In the latest edition of The Best American Short Stories, series editor Heidi Pitlor and guest editor Junot Díaz picked a wide and diverse selection of stories and authors for this year’s anthology. Hailing new voices (Yuko Sakata, Lisa Ko) and established alike (Andrea Barrett, Karen Russell), the editors in their respective introductions mused — as is common most years — on the relevance and startling power of short fiction today. Unlike The Pushcart Prize anthology, The Best American Short Stories allows national and transnational periodicals to submit — as long as the magazine is published within North America. For decades, the slicks (Harper’s, The Atlantic, Playboy, Esquire) played a vital role in publishing literary fiction, and these magazines were often rewarded with plaudits from the anthology. Today, only one — The New Yorker — dominates the percentage of reprinted and noted stories in The Best American Short Stories.
This is understandable. Unlike its peers, The New Yorker publishes 50 issues a year, each one containing a short story or a culled novel fragment. Until a poorly-paid graduate student sets out to write a dissertation on the stories of The New Yorker, we have only subjective opinions as to what constitutes one of its “typical” offerings. Arguably there is no such identifiable thing as a New Yorker story (other than the story being well-told and the writing edited to an immaculate state). The magazine publishes a wide repertoire of stylistic and artistic modes, spanning realism and postmodernism, fables and modern-day fairytales. More to the point, the diverse array of recent authors includes George Saunders, Etgar Keret, Joy Williams, Charles Yu, Robert Coover, Salman Rushdie, and Zadie Smith. With such an eclectic group of authors, does the fiction of The New Yorker have anything in common? Perhaps critics may argue a sizable portion of the magazine’s stories concern the lives of the middle-classes and that the characters are generally heteronormative and/or white. Indeed, Marlon James once complained in a public Facebook post of highbrow magazines privileging a certain type of story that appealed to “older white women critics.” For James these stories were “Astringent, observed, clipped, wallowing in its own middle-style prose and private ennui.” Whether completely fair to The New Yorker or not, perhaps the Díaz-chosen stories in The Best American Short Stories offer a different demographic of readers a chance to see less represented voices and read about the unfamiliar inner lives and struggles of a more diverse set of characters. Perhaps change is taking place from the bottom-up, in the so-called little magazines.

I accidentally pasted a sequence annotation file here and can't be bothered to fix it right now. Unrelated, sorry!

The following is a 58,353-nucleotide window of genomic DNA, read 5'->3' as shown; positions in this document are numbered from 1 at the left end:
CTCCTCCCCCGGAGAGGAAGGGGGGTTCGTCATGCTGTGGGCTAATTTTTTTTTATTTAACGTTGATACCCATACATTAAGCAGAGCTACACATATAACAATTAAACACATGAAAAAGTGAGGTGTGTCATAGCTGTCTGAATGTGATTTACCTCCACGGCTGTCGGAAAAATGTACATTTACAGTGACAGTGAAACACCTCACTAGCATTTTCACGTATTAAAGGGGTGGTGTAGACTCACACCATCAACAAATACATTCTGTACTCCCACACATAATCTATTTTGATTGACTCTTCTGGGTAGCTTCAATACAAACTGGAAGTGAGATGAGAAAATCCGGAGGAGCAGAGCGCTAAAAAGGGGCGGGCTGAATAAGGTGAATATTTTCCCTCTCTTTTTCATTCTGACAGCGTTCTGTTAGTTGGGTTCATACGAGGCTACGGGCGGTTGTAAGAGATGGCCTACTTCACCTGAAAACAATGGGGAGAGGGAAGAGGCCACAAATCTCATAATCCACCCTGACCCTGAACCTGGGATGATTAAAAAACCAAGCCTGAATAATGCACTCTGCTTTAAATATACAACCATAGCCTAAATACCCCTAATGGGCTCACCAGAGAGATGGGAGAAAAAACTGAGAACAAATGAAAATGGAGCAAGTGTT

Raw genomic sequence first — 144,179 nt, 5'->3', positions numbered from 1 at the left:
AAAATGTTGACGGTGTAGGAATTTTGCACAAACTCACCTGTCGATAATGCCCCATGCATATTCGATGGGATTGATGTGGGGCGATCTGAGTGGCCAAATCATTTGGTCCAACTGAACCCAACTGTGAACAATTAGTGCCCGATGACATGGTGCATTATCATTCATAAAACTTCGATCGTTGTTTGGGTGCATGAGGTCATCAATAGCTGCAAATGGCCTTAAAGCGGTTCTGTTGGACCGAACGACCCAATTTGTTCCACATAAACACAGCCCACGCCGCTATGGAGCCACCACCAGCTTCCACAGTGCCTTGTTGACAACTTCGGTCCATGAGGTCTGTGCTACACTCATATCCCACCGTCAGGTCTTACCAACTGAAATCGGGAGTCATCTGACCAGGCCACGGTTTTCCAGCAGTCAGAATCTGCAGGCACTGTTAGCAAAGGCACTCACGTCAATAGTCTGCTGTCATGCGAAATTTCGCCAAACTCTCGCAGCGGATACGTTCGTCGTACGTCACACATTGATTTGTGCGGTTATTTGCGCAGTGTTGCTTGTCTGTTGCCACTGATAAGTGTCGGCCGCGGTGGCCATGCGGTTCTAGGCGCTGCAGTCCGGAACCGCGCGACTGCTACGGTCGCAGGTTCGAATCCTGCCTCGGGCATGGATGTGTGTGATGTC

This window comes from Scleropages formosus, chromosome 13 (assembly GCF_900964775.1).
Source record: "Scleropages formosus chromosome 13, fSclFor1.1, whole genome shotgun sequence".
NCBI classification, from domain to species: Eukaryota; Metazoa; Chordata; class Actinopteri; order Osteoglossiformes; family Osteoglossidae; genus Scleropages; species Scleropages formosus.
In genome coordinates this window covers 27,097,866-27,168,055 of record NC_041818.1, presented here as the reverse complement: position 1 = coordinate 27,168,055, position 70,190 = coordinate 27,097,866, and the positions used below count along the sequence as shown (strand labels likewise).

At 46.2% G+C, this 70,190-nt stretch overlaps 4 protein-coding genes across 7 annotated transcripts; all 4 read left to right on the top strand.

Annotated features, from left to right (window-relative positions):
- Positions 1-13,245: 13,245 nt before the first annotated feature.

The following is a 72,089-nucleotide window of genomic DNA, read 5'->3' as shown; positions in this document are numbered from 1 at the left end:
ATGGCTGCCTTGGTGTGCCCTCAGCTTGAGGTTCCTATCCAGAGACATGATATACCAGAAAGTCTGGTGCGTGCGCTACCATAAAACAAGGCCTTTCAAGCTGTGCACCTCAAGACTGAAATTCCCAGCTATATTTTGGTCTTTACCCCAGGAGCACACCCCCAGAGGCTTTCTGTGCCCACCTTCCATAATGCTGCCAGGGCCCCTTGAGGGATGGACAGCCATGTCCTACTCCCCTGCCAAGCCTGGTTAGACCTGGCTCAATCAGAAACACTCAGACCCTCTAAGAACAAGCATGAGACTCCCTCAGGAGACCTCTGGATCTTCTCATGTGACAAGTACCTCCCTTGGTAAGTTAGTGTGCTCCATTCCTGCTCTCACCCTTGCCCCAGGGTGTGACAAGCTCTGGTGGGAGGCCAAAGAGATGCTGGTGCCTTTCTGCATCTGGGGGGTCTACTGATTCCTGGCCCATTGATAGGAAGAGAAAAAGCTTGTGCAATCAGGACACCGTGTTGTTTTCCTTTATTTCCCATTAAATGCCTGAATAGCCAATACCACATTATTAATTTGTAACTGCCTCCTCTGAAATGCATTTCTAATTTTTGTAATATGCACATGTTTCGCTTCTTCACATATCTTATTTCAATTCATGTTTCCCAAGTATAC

Let’s look at the data: Each year for Houghton Mifflin Harcourt’s esteemed annual, Pitlor sifts through thousands of stories from the gamut of literary journals (and the few slicks) in the United States and Canada. In discussion with that year’s guest editor, the stories are whittled down to a manageable number. Ultimately, the book reprints 20 stories and notes 100 other “Distinguished Stories.” For the 2016 edition, Díaz and Pitlor selected 14 stories from The New Yorker. In previous years, the stats played out as follows: 15 (2015), 19 (2014), 24 (2013), 14 (2012), 26 (2011). In other words, over those six years, the percentage of New Yorker stories fell from 21.7 percent to 11.7 percent. As in 2012, it is possible this year’s selection was a down-year for The New Yorker, a blip on its record. It is also possible, though, the choice of an inclusivity-minded guest editor opened up a space for other venues to bask in the limelight. Admittedly subjective, the concerns of many of this year’s stories also speak to — and represent — traditionally marginalized voices and characters. In this time of Donald Trump’s presidency, the celebrated depiction of multitudes, of what “Best” and “American” means, can only be a good thing.
Smaller journals such as the Iowa Review, Pembroke Magazine, New Madrid, and e-flux made inroads this year, adding to the previous accomplishments of Hobart, Fifth Wednesday, American Short Fiction, and DailyLit. Yet, we must not forget that statistically, unless writers publish in top-tier literary journals — Ploughshares, Tin House, Southern Review, One Story, Glimmer Train, etc. — the odds of being honored are still against them. This is important because inclusion in The Best American Short Stories is often viewed as one of the pinnacles of achievement for short story writers and generally leads to more professional opportunities: tenure-track jobs, fellowships, book deals. Unagented writers usually become represented. (Thus, in this publishing-world ouroboros, writers lower the odds of being accepted in The New Yorker!)
At least for now, The New Yorker’s loosened grip on the Best American series offers the potential for up-and-coming writers and writers of color, and for less-commercially viable fiction, to be seriously considered for the anthology. We’ll see what next year brings.